16. 16. Indicators for OEP: Growing open content commons 16 ‘I work with students and inservice teachers to create content – we hope to produce some videos and upload on YouTube.’ Teacher Educator, Mauritius, July 2015 ‘There is a site which has ICT in Education where you can upload materials as you produce them. I put some stuff there myself..the kinds of materials we are teahing to see if people would be interested and make comments and a few have done … but I haven’t checked it in the last six months…’ Teacher Educator, Uganda, March 2016 I am a teacher in a school, and I am also doing the ODL course. The major change for me, after teaching in a school for three years, is how to access OER through various sites online, not just TI but the big range of resources which are online for teachers. There were many things in the MOOC that were new to me. Now I have uploaded my language resource to YouTube and it has thousands of hits! I had 59 comments to my comment in a MOOC activity, this made me feel part of a community of educators. Teacher, Bihar, February 2017
  17. 17. Indicators for OEP: Growing open content commons (highly emergent) 17 Characteristics Enabling Factors (Teacher educators/ academics) Producing resources - individually or co- construction and making available to others Making broader range of resources available to learners beyond the classroom /formal learning space (enlarging the potential learning footprint) Enabling learners to contribute to the broader knowledge base through creation or critique of OER - dialogue between learners and between learners and their outputs becomes shared content Motivation (academic reputation and criteria for academic esteem) Identify as educator Access to technology Collaboration with students Time Technology capabilities Collective responsibility Policy framework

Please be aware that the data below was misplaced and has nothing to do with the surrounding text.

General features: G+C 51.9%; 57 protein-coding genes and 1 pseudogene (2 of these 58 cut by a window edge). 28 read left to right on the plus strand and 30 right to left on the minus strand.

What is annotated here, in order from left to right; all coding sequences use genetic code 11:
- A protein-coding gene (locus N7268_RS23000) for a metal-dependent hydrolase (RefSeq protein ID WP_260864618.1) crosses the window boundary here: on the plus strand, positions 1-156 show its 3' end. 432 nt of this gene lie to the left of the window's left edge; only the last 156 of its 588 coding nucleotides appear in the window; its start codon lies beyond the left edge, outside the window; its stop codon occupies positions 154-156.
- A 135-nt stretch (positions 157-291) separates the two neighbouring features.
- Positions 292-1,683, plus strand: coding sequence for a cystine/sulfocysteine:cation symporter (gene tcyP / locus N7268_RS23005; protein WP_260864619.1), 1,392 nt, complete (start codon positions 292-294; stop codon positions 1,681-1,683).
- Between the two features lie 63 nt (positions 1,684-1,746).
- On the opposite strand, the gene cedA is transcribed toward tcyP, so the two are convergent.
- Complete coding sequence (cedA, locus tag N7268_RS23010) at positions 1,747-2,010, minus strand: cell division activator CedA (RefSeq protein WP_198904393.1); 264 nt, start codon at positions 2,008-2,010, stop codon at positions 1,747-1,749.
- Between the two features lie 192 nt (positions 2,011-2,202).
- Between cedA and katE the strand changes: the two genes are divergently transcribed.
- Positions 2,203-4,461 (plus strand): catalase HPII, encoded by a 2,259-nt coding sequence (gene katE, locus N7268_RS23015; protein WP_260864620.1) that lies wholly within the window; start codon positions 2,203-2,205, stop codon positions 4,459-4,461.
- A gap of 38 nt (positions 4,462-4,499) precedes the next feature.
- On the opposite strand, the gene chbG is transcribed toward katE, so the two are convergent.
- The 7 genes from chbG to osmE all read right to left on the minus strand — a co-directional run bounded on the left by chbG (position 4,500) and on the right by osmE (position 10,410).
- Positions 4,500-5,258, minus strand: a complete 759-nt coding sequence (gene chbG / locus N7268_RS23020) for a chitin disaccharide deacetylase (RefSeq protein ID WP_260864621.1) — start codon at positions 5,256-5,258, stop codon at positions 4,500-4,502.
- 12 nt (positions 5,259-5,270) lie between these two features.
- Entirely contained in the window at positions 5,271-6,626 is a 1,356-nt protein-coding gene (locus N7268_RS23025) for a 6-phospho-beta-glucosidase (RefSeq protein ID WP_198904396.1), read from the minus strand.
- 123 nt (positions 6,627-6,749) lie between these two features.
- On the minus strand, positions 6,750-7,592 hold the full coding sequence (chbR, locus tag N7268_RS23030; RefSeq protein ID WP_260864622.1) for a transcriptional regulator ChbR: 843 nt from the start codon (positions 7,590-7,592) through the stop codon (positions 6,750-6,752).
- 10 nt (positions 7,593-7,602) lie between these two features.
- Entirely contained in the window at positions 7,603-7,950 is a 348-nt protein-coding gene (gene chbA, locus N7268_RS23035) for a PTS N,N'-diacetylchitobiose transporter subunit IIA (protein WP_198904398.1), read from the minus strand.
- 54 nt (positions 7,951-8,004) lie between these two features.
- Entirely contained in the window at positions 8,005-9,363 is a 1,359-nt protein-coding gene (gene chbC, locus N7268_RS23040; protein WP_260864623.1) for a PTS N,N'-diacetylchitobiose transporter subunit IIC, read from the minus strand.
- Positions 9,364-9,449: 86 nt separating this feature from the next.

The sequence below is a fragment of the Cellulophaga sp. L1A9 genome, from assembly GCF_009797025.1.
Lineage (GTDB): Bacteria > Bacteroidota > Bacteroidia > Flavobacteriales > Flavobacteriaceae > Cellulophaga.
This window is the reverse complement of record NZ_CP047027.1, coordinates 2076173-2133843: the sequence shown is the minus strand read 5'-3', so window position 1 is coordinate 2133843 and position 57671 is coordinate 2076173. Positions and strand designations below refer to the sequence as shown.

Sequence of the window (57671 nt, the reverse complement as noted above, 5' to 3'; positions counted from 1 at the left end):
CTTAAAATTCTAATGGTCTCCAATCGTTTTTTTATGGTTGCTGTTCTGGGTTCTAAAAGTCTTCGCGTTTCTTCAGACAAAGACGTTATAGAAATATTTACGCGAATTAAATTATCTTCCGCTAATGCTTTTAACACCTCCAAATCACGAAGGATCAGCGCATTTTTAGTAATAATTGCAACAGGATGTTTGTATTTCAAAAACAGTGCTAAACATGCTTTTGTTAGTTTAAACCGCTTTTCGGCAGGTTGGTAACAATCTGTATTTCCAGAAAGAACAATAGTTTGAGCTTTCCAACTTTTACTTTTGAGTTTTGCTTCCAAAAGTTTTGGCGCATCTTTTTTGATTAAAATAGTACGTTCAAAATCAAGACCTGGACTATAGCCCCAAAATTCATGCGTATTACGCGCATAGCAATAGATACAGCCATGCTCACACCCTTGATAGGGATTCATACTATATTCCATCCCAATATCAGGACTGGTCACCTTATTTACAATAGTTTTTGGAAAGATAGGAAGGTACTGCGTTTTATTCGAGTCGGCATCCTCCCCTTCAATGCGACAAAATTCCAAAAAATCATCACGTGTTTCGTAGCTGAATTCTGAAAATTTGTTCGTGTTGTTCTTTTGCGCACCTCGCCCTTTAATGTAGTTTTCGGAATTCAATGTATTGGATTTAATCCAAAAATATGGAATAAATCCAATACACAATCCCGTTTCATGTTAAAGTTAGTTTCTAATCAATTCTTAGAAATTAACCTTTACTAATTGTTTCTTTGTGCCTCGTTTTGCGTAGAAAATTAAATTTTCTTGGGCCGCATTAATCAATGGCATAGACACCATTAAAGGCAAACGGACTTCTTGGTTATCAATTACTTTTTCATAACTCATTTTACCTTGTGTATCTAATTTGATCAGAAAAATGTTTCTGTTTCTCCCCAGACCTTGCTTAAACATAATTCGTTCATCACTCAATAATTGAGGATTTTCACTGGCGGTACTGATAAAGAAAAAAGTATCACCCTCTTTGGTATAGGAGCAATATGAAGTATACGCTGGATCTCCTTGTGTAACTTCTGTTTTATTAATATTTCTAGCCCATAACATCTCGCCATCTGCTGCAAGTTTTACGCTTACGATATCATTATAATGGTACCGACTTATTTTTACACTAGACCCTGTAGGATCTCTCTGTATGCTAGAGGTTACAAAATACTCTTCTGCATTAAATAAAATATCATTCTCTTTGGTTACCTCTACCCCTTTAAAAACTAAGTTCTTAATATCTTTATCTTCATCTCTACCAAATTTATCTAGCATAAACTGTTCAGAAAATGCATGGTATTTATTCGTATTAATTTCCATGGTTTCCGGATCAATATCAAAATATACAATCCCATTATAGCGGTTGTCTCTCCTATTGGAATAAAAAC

18. 18. Our questions OER or just free: does it matter? Often very small groups or individuals trail –blazing in each institution: how to support? ‘people who are more engaged in OER come and meet but when you go back to institutions like when you said what am I doing to promote, I feel very lonely to be able to promote this on my own and if there are people in my institution who have written about OERs it doesn’t mean that they believe in the OER thing or agenda especially because of institutional structures or challenges they might have… so I think OER’s a luxury eventually….’ Project and practitioners working across the boundaries of practice: how can this be brokered? 18
  19. 19. 1. Teacher educators at state/district level desire to know what is happening and to contribute in elementary education across the globe – they know Indian system but want to feel connected to the wider world and international trends in education. They want to see their practice in relation to what peers do in other parts of the world. 2. Field notes, Bihar DIET, February, 2017 3. p.19